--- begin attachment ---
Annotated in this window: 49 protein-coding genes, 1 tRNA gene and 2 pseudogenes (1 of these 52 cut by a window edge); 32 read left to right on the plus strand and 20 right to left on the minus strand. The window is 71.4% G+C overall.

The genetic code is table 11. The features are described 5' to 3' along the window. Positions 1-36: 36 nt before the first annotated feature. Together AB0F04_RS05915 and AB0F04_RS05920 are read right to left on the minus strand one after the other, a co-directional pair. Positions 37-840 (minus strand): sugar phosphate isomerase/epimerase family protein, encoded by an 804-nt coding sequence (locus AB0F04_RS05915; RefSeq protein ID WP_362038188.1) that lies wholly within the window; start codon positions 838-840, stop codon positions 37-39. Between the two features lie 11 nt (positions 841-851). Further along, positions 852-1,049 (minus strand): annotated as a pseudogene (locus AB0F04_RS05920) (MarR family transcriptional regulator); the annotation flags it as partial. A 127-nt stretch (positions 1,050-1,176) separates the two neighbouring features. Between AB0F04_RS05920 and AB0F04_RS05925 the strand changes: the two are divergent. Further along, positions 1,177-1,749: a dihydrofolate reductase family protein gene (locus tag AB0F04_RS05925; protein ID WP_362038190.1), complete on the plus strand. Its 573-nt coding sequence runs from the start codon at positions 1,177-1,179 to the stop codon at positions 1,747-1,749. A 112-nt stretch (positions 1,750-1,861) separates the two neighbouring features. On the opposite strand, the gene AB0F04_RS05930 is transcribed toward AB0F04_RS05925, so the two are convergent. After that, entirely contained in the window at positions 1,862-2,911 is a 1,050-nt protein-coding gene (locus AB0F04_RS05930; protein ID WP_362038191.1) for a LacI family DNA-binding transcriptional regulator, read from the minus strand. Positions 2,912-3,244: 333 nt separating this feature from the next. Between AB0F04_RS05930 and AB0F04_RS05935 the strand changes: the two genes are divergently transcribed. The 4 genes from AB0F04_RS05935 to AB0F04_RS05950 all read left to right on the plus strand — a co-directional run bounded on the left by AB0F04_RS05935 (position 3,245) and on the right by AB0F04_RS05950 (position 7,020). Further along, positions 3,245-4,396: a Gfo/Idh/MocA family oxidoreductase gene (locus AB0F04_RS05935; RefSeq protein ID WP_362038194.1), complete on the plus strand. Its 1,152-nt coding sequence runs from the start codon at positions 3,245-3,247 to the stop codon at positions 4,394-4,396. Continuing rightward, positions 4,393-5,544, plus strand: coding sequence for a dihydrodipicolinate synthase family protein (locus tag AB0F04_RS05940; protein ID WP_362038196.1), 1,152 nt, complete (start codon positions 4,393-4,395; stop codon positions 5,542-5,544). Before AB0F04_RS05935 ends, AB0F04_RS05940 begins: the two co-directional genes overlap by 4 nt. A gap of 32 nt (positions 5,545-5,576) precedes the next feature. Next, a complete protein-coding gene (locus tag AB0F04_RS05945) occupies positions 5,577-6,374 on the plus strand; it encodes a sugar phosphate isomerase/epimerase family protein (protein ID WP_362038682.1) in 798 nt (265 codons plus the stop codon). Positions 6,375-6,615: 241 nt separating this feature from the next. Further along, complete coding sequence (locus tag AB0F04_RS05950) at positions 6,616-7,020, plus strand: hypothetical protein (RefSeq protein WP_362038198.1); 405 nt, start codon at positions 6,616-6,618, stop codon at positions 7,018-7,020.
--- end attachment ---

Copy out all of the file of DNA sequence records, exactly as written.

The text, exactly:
Annotated in this window: 49 protein-coding genes, 1 tRNA gene and 2 pseudogenes (1 of these 52 cut by a window edge); 32 read left to right on the plus strand and 20 right to left on the minus strand. The window is 71.4% G+C overall.

The genetic code is table 11. The features are described 5' to 3' along the window. Positions 1-36: 36 nt before the first annotated feature. Together AB0F04_RS05915 and AB0F04_RS05920 are read right to left on the minus strand one after the other, a co-directional pair. Positions 37-840 (minus strand): sugar phosphate isomerase/epimerase family protein, encoded by an 804-nt coding sequence (locus AB0F04_RS05915; RefSeq protein ID WP_362038188.1) that lies wholly within the window; start codon positions 838-840, stop codon positions 37-39. Between the two features lie 11 nt (positions 841-851). Further along, positions 852-1,049 (minus strand): annotated as a pseudogene (locus AB0F04_RS05920) (MarR family transcriptional regulator); the annotation flags it as partial. A 127-nt stretch (positions 1,050-1,176) separates the two neighbouring features. Between AB0F04_RS05920 and AB0F04_RS05925 the strand changes: the two are divergent. Further along, positions 1,177-1,749: a dihydrofolate reductase family protein gene (locus tag AB0F04_RS05925; protein ID WP_362038190.1), complete on the plus strand. Its 573-nt coding sequence runs from the start codon at positions 1,177-1,179 to the stop codon at positions 1,747-1,749. A 112-nt stretch (positions 1,750-1,861) separates the two neighbouring features. On the opposite strand, the gene AB0F04_RS05930 is transcribed toward AB0F04_RS05925, so the two are convergent. After that, entirely contained in the window at positions 1,862-2,911 is a 1,050-nt protein-coding gene (locus AB0F04_RS05930; protein ID WP_362038191.1) for a LacI family DNA-binding transcriptional regulator, read from the minus strand. Positions 2,912-3,244: 333 nt separating this feature from the next. Between AB0F04_RS05930 and AB0F04_RS05935 the strand changes: the two genes are divergently transcribed. The 4 genes from AB0F04_RS05935 to AB0F04_RS05950 all read left to right on the plus strand — a co-directional run bounded on the left by AB0F04_RS05935 (position 3,245) and on the right by AB0F04_RS05950 (position 7,020). Further along, positions 3,245-4,396: a Gfo/Idh/MocA family oxidoreductase gene (locus AB0F04_RS05935; RefSeq protein ID WP_362038194.1), complete on the plus strand. Its 1,152-nt coding sequence runs from the start codon at positions 3,245-3,247 to the stop codon at positions 4,394-4,396. Continuing rightward, positions 4,393-5,544, plus strand: coding sequence for a dihydrodipicolinate synthase family protein (locus tag AB0F04_RS05940; protein ID WP_362038196.1), 1,152 nt, complete (start codon positions 4,393-4,395; stop codon positions 5,542-5,544). Before AB0F04_RS05935 ends, AB0F04_RS05940 begins: the two co-directional genes overlap by 4 nt. A gap of 32 nt (positions 5,545-5,576) precedes the next feature. Next, a complete protein-coding gene (locus tag AB0F04_RS05945) occupies positions 5,577-6,374 on the plus strand; it encodes a sugar phosphate isomerase/epimerase family protein (protein ID WP_362038682.1) in 798 nt (265 codons plus the stop codon). Positions 6,375-6,615: 241 nt separating this feature from the next. Further along, complete coding sequence (locus tag AB0F04_RS05950) at positions 6,616-7,020, plus strand: hypothetical protein (RefSeq protein WP_362038198.1); 405 nt, start codon at positions 6,616-6,618, stop codon at positions 7,018-7,020.